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Experiments using Crowd Sourcing Platforms

Crowd sourcing platforms provide an online mechanism for recruiting people to perform small tasks for small payments - typically a few cents per task. For experiments in which a large number of volunteers must be recruited, to carry out relatively small tasks (such as simple perceptual or rating decisions), these platforms can be very convenient.

It is, however, difficult to control for education, demographics, cultural background, or other typical experimental considerations. It is also necessary to assess the quality of responses, as the objective of contributors to these sites is to earn as much money as possible in as short a time as possible. This means that tasks involving complex or subtle judgements need to be carefully controlled.

Because all tasks must be administered online, experimental materials must be designed in a way that can be presented in a web browser.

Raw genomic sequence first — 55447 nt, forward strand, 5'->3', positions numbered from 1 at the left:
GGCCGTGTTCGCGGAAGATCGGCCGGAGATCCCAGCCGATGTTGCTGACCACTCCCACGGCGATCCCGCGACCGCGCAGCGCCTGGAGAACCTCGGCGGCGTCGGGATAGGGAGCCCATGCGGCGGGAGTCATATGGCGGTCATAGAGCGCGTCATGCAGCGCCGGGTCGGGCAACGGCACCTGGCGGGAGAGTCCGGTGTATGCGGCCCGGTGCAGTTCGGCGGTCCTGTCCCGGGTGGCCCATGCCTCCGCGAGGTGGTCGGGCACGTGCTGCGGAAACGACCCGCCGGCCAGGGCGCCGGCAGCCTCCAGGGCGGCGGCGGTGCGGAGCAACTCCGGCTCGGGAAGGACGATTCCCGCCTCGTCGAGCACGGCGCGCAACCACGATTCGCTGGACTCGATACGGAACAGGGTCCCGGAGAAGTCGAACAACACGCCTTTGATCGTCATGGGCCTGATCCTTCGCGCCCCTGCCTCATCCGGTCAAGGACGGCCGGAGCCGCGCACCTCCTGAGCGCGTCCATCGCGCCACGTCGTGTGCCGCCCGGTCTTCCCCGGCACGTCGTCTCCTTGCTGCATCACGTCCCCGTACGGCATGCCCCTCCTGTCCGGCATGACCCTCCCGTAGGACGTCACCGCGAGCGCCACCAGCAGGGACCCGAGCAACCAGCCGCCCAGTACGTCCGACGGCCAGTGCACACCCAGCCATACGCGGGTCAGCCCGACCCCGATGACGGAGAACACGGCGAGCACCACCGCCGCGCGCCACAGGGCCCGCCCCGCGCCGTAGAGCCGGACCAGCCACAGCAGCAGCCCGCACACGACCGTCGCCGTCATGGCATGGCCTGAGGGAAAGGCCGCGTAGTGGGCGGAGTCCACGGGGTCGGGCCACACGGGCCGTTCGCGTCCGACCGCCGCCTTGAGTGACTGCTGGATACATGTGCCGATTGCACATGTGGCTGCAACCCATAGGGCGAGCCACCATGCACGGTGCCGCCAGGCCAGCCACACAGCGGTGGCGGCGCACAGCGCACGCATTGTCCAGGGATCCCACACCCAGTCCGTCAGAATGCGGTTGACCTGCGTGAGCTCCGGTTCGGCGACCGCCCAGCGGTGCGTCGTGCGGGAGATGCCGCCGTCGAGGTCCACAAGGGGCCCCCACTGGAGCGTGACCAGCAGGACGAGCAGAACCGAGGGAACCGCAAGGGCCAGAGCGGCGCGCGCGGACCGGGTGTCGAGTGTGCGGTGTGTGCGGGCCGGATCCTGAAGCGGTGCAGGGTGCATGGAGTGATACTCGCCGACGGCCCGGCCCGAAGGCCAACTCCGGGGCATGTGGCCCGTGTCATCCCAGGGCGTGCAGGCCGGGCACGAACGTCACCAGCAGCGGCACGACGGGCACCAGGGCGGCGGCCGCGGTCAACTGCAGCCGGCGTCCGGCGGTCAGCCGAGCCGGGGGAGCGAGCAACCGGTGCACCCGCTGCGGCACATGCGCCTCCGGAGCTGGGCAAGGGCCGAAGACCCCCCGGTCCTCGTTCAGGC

Advice on design of crowdsourcing experiments:

http://sites.cognitivescience.co/knowledgebase/resources/crowdsourcing-participants-and-work-using-amazon-mechanical-turk

 

Constraints

Recruiting participants via a crowd sourcing site is closer in nature to an employment contract than a typical experiment, and most commercial usage of these sites is oriented toward efficient completion of small and mundane tasks. There is a degree of controversy associated with this status - for example, the income earned by workers is often below the legal minimum wage in the country where they reside.

However, all those contributing to crowd sourcing sites have consented to the contractual terms of the site. As an experimenter administering experiments via the site, you will be expected to do likewise, as part of the terms of service. For two major providers, these are as follows:

 

CrowdFlower

 

Amazon Mechanical Turk (AMT)

AMT policies:

Best practices for task requesters:

Information provided for AMT workers: